“So do whatever you can do to avoid building mountains out of molehills. Address the misbehavior and remove your child from the situation if you need to, then give yourself time to calm down before saying much, so you can be calm and thoughtful when you respond. Then you can keep the focus on your child’s actions rather than your own.”
-Daniel J. Siegel and Tina Payne Bryson, No Drama Discipline
I have made the mistake of reacting too intensely many times and learned the hard way that it is unproductive. My children always tell me that I am being mean to them whenever I make this mistake. And that’s all they focus on from that point onwards. Whatever it is that I am trying to teach them gets lost in my own emotional drama. I have learned that the key here is to be mindful of the situation at hand and to control my own reaction to my children’s mistakes, no matter how intolerable they are to me. I get the best response from my kids when I am able to calmly state how their actions have impacted me and then engage them in a dialogue starting with asking them how they would feel if I or someone else were to do the same to them. Sometimes, it is hard to even do this because they are too riled up. Then it is best to figure out how to help them calm themselves down and then teach what needs to be taught.
That said, I have also learned that kids will make mistakes no matter what and this fact applies to all of us, adults included. There will be moments when they will forget everything that I taught them and let their reptilian brains rule them. I see adults doing this all the time and they are just kids. I admit that it upsets me when this happens but I have also learned to accept this as part of parenting. It takes several years, may be even a life time of repeating the same messages, more so via actions (leading by example) than via words, finding the patience and the compassion to forgive when mistakes are made, always owning up to my own mistakes and making necessary amends, looking at the setbacks and mistakes as teaching moments not as a reflection of my parenting skills, focusing less on getting my children to correct their behaviors immediately and more on the end goal of raising my kids into empathic and emotionally well rounded adults in the long run.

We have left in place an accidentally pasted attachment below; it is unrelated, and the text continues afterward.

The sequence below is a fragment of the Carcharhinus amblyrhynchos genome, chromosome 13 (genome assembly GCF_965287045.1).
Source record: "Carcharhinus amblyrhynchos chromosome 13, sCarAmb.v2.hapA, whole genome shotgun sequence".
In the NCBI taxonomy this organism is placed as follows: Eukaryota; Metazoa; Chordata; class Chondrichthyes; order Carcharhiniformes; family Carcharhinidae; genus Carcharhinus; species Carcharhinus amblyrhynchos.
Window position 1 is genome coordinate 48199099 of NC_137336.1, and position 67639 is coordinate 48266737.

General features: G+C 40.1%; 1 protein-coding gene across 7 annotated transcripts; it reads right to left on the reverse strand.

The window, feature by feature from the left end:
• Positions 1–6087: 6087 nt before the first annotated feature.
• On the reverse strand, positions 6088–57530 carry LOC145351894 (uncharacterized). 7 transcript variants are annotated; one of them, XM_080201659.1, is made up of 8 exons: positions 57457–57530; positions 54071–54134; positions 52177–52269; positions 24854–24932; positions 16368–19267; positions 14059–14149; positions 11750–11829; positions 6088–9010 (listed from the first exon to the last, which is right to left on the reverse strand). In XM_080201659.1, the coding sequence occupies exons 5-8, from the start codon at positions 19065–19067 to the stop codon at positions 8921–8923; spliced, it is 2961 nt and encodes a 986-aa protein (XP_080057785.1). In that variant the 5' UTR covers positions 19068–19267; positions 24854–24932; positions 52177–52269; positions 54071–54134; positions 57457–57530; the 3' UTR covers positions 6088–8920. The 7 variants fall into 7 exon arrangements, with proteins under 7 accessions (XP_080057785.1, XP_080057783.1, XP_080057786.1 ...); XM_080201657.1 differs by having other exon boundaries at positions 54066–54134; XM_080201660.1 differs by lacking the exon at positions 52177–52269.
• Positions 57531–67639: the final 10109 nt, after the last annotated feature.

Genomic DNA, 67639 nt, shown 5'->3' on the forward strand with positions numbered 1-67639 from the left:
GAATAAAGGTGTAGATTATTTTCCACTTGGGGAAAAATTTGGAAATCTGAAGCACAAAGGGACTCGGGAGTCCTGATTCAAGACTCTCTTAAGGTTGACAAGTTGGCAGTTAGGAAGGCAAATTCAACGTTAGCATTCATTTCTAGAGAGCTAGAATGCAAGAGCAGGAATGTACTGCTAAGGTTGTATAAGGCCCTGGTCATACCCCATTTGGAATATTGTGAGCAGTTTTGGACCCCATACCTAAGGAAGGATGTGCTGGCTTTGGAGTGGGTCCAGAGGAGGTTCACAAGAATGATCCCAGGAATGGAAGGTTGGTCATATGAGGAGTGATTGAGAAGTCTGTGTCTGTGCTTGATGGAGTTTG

On that note, this morning I was asking one of my boys to stop running around and sit down at the table to finish his breakfast. I asked him 2-3 times and when he paid no attention to me I started screaming my orders. He stopped running and said this to me: “Mommy, stop screaming. How would you feel if I screamed at you and said (here he paused a few mins trying to think) ‘Mommy, sit down and finish your coffee, right now!'” Whoa! This is so incredible in so many ways! It is a validation to me as a parent that my kids are receiving my messages, even when they act like they don’t care. It is also a wake up call for me to have my own act together because yes, they will question my behavior too because I give them the space and the freedom to do so. I walked over to him, bent down to his level, hugged and told him that I was sorry, I shouldn’t have screamed orders at him. I explained to him that I get frustrated sometimes when I feel like he is not listening to me. We agreed that next time I will walk over to him, put a hand on his shoulder and repeat my message to him softly and kindly as soon as I have his attention.